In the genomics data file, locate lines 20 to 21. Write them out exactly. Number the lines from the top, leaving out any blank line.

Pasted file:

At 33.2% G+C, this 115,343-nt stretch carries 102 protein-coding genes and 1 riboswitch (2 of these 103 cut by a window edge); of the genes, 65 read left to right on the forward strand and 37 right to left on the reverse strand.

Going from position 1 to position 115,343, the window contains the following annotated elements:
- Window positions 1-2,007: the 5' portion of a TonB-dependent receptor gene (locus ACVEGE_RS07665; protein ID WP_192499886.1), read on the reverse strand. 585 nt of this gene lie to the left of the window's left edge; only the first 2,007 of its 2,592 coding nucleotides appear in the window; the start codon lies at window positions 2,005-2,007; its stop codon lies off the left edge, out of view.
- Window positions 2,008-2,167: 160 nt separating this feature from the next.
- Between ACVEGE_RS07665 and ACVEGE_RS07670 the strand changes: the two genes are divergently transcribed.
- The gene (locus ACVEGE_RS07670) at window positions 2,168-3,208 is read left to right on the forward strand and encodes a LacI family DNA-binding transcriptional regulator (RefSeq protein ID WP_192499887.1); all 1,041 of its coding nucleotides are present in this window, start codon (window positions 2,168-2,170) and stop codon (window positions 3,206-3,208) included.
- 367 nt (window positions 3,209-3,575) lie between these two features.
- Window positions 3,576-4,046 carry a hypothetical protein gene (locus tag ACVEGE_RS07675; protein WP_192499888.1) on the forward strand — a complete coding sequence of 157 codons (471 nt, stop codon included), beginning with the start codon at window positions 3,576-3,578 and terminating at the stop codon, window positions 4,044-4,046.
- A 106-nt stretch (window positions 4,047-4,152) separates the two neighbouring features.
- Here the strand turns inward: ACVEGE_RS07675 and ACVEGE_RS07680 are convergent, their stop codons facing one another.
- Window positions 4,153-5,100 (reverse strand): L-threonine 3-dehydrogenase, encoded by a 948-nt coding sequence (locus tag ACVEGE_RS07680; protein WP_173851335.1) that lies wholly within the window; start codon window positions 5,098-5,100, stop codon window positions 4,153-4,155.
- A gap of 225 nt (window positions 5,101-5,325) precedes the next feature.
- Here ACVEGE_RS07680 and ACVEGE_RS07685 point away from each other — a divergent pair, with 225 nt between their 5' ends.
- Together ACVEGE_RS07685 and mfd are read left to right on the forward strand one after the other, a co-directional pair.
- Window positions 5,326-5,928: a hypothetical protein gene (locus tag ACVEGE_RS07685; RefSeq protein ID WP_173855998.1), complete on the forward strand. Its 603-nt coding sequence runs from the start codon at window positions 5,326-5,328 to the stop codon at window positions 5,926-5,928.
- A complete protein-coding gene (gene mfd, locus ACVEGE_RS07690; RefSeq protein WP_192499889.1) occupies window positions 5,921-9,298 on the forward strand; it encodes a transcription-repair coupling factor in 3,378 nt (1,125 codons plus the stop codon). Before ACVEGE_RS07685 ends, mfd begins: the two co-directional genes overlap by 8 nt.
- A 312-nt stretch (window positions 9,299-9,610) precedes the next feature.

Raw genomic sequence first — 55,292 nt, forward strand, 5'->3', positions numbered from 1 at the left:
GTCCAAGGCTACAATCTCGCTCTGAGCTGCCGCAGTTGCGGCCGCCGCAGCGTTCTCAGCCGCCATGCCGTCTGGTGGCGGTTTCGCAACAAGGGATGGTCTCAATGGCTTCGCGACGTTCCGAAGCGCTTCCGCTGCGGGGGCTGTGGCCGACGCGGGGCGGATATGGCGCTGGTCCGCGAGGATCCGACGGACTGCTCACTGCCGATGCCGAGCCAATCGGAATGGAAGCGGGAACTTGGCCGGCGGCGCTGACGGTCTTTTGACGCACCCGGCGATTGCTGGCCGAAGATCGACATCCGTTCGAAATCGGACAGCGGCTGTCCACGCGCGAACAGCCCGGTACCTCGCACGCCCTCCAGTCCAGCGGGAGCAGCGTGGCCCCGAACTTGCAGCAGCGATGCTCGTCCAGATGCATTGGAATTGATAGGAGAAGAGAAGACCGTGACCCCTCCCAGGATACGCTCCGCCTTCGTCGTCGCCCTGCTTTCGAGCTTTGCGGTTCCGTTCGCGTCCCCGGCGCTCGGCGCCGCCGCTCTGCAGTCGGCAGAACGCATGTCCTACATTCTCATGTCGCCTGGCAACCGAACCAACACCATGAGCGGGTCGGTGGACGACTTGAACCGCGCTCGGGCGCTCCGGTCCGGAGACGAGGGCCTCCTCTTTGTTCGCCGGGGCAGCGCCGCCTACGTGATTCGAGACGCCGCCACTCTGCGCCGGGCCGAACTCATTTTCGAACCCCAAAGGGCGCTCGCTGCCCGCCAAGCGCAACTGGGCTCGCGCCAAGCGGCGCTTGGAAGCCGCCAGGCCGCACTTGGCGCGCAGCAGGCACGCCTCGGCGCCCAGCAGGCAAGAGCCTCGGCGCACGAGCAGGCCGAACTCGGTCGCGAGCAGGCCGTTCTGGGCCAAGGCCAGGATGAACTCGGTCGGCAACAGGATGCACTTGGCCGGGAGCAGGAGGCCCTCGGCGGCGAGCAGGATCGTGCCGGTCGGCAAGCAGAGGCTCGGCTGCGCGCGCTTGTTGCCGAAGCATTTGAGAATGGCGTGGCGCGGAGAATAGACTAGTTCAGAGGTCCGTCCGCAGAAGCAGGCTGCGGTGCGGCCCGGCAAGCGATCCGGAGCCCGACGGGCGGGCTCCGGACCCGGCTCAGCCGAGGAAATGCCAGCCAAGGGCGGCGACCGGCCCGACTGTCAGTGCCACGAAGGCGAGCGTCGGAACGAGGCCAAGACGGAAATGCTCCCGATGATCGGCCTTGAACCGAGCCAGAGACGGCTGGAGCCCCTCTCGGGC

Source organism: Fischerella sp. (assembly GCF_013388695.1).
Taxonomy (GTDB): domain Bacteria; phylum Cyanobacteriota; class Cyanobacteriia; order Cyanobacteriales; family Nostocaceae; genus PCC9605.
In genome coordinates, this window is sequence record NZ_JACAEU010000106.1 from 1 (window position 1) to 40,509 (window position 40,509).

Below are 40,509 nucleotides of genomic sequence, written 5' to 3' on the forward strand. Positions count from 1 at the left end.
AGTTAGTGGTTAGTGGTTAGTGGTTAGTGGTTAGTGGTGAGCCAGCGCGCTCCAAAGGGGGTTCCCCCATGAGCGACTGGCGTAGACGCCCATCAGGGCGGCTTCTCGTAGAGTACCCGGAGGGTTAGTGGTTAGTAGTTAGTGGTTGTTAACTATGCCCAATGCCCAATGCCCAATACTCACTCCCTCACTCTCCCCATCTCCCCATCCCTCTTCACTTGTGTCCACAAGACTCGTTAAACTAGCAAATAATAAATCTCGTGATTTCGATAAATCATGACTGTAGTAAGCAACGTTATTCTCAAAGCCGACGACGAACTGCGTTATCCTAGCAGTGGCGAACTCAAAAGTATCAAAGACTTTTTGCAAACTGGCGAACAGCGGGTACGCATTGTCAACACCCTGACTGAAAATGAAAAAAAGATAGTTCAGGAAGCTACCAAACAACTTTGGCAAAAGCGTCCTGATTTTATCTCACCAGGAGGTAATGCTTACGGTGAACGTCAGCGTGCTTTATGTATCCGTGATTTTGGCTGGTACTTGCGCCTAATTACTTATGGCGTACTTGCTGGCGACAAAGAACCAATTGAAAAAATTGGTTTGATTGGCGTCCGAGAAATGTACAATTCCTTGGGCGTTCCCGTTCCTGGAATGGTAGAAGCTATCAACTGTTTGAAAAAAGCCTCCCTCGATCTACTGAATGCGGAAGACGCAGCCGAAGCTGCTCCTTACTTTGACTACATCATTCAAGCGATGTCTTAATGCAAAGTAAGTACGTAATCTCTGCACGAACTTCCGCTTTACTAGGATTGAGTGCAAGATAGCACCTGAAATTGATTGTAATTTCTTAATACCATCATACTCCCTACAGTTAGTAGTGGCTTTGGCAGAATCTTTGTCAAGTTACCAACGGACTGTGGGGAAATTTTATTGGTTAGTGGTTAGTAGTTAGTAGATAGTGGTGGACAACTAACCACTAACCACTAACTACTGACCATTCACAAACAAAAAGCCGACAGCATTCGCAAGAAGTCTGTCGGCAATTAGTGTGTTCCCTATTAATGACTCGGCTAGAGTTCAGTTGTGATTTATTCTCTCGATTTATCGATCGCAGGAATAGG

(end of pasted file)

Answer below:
Source organism: Fischerella sp. (assembly GCF_013388695.1).
Taxonomy (GTDB): domain Bacteria; phylum Cyanobacteriota; class Cyanobacteriia; order Cyanobacteriales; family Nostocaceae; genus PCC9605.